After everyone comes back from the market loaded with goodies, it’s time to go back out for dinner. And tonight is a special treat. Real Chinese Shabu-Shabu. Shabu-Shabu is a dish which they have in Korea but which originates in China. It is very thin strips of beef or pork boiled in a dish of boiling broth for a few seconds and then eaten with many vegetables which can also be thrown in the pot. At this restaurant, which is very nice, each person gets their own personal boiling pot and can cook away to their heart’s content and desire. It is very delicious but the smell which is generated by all the boiling pots is not delicious. We leave the restaurant with very full tummies and clean teeth. Why clean teeth? Because the restaurant provides all their patrons with a disposable toothbrush and toothpaste! Pretty spiffy I thought.

On this last night, we all gather in Pastor Daniel’s hotel room for a time of sharing and expressing praise and gratitude to God and to each other. Each person sits in the “special chair” and shares something he or she learned on the trip and then the others take turn sharing what they thought was special about this person. It is a very special time and we are all touched by shared thoughts and experiences. At the end, we have a special prayer time and pray for the ministry in China and North Korea in particular. Then, everyone disperses for their various rooms, needing to make final preparations for the morning’s departure.

Day 7

Day 7: Presents and Farewell

Today is bittersweet. We know we are leaving the WLH but we know that we get to give them their gifts so we are in a state of excitement for that. We have to pack up everything and load it into the bus which is driving us back to Yeongil. Riding out to the WLH for the last time is surreal for me. Was it really only 5 days ago that we bumped down this rutted road? I feel like I know every curve and pothole now. We greet our welcoming committee that has become standard for us and get down to the business of distributing the presents. As the children’s’ names are called one by one, I watch as their faces fill with joy and excitement, thankfulness and shyness at the shoes and other gifts. When it’s our class’ turn to get their presents, we are happy to see they each look thrilled with their new bags and supplies. Song Hee is so excited by her present she gives little squeals of delight and hops up and down clapping her hands. All of our group each wrote notes to the children as well, so they can read them after. When Chung Ryung’s turn comes, I stand and unstrap my watch from my wrist, saying “It’s your watch now Chung Ryung.” His look of pure joy as he looks at the watch he had worn and admired is thanks enough for me.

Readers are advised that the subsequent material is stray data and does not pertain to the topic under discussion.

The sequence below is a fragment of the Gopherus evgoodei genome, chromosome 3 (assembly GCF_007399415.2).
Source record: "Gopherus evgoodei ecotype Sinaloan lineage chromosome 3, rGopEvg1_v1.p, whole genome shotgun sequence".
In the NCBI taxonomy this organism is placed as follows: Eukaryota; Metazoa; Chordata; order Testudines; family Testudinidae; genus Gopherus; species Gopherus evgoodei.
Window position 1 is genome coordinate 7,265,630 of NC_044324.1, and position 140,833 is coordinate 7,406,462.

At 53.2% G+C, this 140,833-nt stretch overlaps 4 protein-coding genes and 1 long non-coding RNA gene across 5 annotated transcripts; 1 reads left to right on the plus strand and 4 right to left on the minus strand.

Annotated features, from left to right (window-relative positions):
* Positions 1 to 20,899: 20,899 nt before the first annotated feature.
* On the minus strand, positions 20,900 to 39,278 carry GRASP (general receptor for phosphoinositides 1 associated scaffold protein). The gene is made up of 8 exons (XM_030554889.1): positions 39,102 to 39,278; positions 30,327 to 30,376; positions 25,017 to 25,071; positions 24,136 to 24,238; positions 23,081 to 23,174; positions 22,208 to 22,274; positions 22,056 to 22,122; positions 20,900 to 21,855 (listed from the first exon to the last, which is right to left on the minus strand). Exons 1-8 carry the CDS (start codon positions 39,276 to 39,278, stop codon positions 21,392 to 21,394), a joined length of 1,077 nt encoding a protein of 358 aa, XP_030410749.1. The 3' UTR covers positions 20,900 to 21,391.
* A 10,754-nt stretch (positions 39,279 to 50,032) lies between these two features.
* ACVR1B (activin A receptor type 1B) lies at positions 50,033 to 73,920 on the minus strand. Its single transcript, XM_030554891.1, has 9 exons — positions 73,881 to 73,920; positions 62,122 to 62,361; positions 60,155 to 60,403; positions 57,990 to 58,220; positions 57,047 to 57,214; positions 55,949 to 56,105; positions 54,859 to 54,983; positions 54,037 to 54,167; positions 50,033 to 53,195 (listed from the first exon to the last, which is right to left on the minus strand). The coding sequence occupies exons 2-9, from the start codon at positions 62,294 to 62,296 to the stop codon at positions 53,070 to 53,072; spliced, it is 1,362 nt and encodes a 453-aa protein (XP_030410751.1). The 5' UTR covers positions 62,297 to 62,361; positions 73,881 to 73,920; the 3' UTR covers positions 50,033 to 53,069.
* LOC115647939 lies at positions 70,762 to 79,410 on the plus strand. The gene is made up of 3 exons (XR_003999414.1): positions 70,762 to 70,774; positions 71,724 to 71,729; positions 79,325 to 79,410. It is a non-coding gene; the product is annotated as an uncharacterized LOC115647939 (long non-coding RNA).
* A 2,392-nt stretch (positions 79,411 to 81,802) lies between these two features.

Sadly, the time has come for us to depart. We all begin to say our good-byes. People everywhere are hugging, crying, stammering out thank you’s and well wishes. Some of the WLH kids and our kids begin crying especially hard and their distress is hard to witness. I hug all the kids in turn and whisper in broken Korean “I love you.” And in English, “I will miss you”. There is an ache in my heart which I have felt only when leaving my own family time and time again. But I feel comfort knowing that someday, perhaps on earth and certainly in heaven, that I will see them again. We slowly tear ourselves away and begin to load the bus. It is so moving to see the WLH kids standing there, tears dripping down their faces as if they are saying good-bye to blood family. Our group all press our faces against the glass windows and return their frantic waves and tears. Soon, the dust swirls and hides them, then the bus rounds the corner and they are lost from view.

We are all exhausted emotionally and physically so the bus is quiet on the ride back. We stop at a famous Korean poet’s birthplace to visit and take photos then press on for Yeongil, arriving a little before twilight. Before grabbing dinner, Jae Young and I take some much needed rest in our room while the others go out to shop in the market. We are surprised when the kids bang on our door, declaring it is time to go to dinner. That night, we have our teacher’s meeting and Pastor Daniel outlines the details of the next day. I am glad to slip between my sheets in our hotel room, where in spite of our sleepiness, Jae Young and I talk drowsily of Korean names and fried chicken (how’s that for falling asleep conversation).

Day 6

Day 6: Market day